Trainer: Great! I'll get right on it and we'll get this thing rolled out.
The next conversation takes place between the general manager of a large business unit and a trainer in a financial services organization:
General Manager: The reason I wanted to see you was that I recently had a conversation with a good colleague of mine. Her organization recently installed a TQM program that people are really excited about. I also read an article about TQM in the fight magazine on a recent trip to Cambridge branch.
Trainer: Yes, I'm familiar with TQM.
General Manager: What I want you to do is pull together a three-day workshop on TQM.
Trainer: No problem. How soon do we want to run it?
General Manager: Well, Sarah, the colleague I mentioned, already has a jump on us, so I'd like to see it ready to go as soon as possible.
Trainer: We'll give it top priority.
These conversations reveal a trap that trainers can sometimes fall into. Trainers, by the nature of their work, may view too many problems as requiring a training solution. Likewise, trainers may sometimes accept, without question, requests for training from others in the organization.
If you find this hard to believe, then consider the following critical incidents (difficult situations) provided by two respondents in our survey of training practitioners. (Our survey is described in more detail at the end of this chapter and in Appendix A.) These two stories, told in the actual words of trainers, demonstrate the valuable lessons that these trainers learned by acting on inappropriate requests for training when other solutions might have been more effective in solving problems.
Mismatch between Objectives and Needs
"I was hired by technical college to present an introductory Total Quality Management class to machine operators in a manufacturing company. I met with their human resource/training person and a site engineer to get the course objectives established. It seemed that they knew what they wanted, so I developed the course and delivered it. On the evaluations the response was so-so, but the HR person said the participants didn't like it much since they weren't going to use the information in their jobs. The coordinator from the technical college wasn't very happy either. I asked them to review what they had asked for, and it was apparent that what they asked for and what was needed were definitely different. "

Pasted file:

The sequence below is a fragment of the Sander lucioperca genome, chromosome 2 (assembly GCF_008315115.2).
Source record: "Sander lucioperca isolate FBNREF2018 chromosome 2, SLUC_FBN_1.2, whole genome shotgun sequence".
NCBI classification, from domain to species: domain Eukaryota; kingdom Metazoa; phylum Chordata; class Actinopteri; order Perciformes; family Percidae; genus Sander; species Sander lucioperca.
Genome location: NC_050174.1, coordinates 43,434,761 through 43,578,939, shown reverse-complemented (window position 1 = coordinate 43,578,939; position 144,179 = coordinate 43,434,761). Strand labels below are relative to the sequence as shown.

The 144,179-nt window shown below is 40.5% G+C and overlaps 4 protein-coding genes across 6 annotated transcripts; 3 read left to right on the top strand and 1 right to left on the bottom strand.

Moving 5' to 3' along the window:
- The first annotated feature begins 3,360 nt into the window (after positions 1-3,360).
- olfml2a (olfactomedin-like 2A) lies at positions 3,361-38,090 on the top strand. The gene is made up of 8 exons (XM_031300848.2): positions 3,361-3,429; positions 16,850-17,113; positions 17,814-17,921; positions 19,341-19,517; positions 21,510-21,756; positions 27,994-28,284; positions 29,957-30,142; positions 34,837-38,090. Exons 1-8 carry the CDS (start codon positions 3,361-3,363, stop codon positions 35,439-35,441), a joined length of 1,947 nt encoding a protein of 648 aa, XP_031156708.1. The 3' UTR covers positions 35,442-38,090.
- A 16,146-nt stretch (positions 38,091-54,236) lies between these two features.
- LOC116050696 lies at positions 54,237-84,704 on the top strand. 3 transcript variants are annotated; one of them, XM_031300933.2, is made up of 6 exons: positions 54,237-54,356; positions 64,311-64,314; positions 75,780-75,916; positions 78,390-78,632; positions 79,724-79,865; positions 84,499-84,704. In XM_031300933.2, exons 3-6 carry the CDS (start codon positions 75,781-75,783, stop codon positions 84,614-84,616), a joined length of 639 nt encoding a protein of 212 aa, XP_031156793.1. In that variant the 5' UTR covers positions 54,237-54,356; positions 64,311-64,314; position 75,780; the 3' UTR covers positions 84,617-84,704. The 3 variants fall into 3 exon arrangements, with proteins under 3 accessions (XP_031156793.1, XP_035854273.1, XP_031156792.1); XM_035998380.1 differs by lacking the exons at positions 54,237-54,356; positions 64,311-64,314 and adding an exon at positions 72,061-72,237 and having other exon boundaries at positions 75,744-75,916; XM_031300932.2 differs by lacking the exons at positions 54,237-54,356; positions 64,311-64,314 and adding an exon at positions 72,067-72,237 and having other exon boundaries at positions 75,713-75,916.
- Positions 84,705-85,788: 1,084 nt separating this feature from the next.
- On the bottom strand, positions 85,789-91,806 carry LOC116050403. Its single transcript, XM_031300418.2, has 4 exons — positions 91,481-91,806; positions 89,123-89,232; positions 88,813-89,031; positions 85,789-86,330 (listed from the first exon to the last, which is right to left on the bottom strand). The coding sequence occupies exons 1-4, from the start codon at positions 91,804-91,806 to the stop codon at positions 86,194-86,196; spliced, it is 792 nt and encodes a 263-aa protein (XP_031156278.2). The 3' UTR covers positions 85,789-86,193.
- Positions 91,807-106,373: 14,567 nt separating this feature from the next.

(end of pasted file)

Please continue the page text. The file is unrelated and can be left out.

No Training Required
"Management decided to inundate employees (plant operations) with fundamentals of the process they were already working on. To this end, I spend about 75 percent of my time gathering information about the manufacturing process and 25 percent of my time delivering the `information' to people that already had a sound background on the subject matter. This was a very frustrating situation that I have little control over."
Trainers, when confronted with a performance problem or a request for training, sometimes accept the request at face value or assume that training is the best or only solution. But what if training is not the best or only solution? What if the person making the request is inaccurate? What if other solutions to the problem are more appropriate or cost-effective? The perception of training as a panacea for all performance problems may prevent you from troubleshooting the issues or discovering the root causes of problems. If training is not the best solution, using it will at best address symptoms rather than root causes. At worst, the desired results will not be achieved, and you will lose time, money, effort, and credibility.
The Relationship between Training and Performance Improvement